Defending champion Bradley Wiggins won't ride in this year's Tour de France due to a knee injury. The announcement, which came late last week from Team Sky manager Dave Brailsford, wasn't a surprise to close followers of the sport.
Following his withdrawal from the Giro d'Italia (on May 17) with a chest cold and a nagging knee injury, Wiggins was unable to train hard, leaving him in no shape to compete in this month's Criterium du Dauphine (currently underway) or Tour of Switzerland (which kicks off June 8). Still, some were hoping for a dramatic turnaround in time to pick up his training.
"I desperately wanted to be there, for the team and for all the fans along the way—but it's not going to happen," Wiggins told the AFP. "I can't train the way I need to train and I'm not going to be ready. Once you accept that, it's almost a relief not having to worry about the injury and the race against time."
This is a huge disappointment for the British cyclist, whose 2012 season also included an Olympic gold medal in the time trial. While Wiggins was scheduled to ride the 100th edition of the Tour de France—considered by many the premiere race in pro cycling—in support of South African teammate Chris Froome, he started the season with bullish predictions of winning the Giro and defending his Tour title.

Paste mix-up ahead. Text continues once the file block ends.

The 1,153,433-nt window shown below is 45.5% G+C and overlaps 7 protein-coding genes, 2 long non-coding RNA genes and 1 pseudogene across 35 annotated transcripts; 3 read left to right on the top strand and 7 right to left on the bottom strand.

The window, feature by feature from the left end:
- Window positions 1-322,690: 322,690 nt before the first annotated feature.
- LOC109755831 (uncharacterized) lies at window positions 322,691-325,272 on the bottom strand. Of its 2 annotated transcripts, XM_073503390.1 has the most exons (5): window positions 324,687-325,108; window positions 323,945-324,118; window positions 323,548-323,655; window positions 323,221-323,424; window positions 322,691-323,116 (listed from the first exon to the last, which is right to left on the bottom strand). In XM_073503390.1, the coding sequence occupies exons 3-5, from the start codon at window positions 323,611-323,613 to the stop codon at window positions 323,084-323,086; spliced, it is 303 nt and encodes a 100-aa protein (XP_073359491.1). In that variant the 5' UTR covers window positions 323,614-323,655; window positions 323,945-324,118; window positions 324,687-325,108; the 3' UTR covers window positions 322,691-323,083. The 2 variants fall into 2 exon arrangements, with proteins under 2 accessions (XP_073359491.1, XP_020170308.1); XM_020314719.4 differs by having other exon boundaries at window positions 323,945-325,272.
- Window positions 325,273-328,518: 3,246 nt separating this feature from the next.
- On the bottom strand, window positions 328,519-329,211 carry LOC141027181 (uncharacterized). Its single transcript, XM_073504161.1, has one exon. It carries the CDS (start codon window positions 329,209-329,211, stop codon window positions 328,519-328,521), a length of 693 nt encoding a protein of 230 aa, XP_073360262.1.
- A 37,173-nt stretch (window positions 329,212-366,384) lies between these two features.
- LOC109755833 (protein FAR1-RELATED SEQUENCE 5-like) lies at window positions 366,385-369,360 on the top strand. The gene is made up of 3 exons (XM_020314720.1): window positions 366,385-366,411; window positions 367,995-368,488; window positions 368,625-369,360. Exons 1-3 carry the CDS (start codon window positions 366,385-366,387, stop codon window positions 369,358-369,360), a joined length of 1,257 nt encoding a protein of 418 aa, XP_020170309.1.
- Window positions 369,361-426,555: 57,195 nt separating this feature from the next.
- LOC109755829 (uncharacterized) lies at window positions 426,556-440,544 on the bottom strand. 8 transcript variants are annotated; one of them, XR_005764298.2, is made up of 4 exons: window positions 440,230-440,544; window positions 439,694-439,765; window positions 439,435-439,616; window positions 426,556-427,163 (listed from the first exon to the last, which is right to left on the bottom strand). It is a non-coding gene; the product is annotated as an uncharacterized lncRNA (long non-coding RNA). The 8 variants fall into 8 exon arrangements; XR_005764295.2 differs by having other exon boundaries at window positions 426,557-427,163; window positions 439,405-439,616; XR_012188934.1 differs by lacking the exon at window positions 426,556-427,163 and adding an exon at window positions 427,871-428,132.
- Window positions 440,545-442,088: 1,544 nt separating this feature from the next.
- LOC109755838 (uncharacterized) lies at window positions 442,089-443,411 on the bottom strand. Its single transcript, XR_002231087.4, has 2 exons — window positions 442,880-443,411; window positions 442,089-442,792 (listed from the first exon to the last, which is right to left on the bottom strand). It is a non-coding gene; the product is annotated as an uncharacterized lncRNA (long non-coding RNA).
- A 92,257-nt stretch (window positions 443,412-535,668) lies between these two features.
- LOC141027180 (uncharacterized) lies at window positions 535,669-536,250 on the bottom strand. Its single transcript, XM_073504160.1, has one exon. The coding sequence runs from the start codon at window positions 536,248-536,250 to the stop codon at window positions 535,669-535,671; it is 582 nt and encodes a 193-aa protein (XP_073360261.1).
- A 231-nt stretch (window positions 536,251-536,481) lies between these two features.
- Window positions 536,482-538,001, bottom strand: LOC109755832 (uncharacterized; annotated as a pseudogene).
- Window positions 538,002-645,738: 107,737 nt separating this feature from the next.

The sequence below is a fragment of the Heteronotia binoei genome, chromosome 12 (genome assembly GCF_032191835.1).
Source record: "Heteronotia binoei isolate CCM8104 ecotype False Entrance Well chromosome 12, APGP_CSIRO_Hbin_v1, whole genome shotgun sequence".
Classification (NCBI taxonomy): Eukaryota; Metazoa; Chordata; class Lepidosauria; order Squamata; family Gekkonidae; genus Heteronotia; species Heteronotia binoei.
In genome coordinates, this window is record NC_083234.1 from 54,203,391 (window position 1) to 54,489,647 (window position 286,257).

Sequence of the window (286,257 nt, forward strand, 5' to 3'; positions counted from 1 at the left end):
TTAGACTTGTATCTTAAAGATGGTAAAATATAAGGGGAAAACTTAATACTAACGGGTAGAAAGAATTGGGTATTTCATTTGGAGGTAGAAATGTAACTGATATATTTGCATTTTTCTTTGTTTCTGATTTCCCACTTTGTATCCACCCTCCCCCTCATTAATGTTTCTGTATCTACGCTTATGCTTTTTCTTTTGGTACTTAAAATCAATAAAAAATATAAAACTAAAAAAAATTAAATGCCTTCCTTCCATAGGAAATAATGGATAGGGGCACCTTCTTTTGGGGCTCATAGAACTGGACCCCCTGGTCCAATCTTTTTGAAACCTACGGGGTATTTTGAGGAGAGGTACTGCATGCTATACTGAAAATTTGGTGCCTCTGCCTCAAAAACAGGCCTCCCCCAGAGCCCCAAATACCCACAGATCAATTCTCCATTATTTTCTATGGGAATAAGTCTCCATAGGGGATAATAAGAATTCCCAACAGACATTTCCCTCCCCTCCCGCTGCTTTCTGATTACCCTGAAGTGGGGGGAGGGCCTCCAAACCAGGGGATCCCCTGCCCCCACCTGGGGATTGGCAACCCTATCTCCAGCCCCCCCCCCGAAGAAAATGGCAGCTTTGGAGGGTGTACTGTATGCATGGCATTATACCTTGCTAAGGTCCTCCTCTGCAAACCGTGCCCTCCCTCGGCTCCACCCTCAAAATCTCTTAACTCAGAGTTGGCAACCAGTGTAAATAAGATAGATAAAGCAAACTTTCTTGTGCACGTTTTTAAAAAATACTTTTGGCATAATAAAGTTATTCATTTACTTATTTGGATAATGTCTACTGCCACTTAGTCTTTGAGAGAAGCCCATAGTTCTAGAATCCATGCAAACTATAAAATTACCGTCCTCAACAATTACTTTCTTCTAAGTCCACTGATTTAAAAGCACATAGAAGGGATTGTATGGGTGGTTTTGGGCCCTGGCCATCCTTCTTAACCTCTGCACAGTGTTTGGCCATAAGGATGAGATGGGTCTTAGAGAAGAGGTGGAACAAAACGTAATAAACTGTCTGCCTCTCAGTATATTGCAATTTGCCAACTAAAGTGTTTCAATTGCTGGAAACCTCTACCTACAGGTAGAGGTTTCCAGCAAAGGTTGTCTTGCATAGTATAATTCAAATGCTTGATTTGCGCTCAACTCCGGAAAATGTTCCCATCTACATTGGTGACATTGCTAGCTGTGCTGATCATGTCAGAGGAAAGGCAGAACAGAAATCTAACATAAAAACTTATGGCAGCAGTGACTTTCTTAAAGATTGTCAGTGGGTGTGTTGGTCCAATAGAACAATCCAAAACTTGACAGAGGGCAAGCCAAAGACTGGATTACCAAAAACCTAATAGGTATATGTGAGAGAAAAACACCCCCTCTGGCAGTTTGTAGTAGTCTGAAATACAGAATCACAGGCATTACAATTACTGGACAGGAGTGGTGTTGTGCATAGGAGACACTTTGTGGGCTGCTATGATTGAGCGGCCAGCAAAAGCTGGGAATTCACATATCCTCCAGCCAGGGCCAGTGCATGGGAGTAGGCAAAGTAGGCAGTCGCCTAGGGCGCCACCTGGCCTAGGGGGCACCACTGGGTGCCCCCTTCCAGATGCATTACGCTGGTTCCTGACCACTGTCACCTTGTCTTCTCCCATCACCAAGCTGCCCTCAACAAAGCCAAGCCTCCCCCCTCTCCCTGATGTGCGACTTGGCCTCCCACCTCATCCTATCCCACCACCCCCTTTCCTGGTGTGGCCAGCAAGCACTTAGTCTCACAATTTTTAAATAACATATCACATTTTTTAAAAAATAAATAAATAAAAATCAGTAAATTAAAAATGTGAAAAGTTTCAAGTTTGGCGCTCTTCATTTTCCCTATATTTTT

During the 2012 Tour de France, Wiggins and Froome were an unassailable duo, powering to top finishes in the time trials and fending off attacks in the mountains. No matter who was leading Team Sky in this year's race, it was assumed that, together, they'd be a force to be reckoned with. This development is sure to shake up the race, and creates an exciting new challenge for armchair odds-makers everywhere.
The 2013 Tour de France starts in Corsica on June 29, and spans 3,360 miles (2,087 miles) over 21 stages, wrapping in Paris on July 21.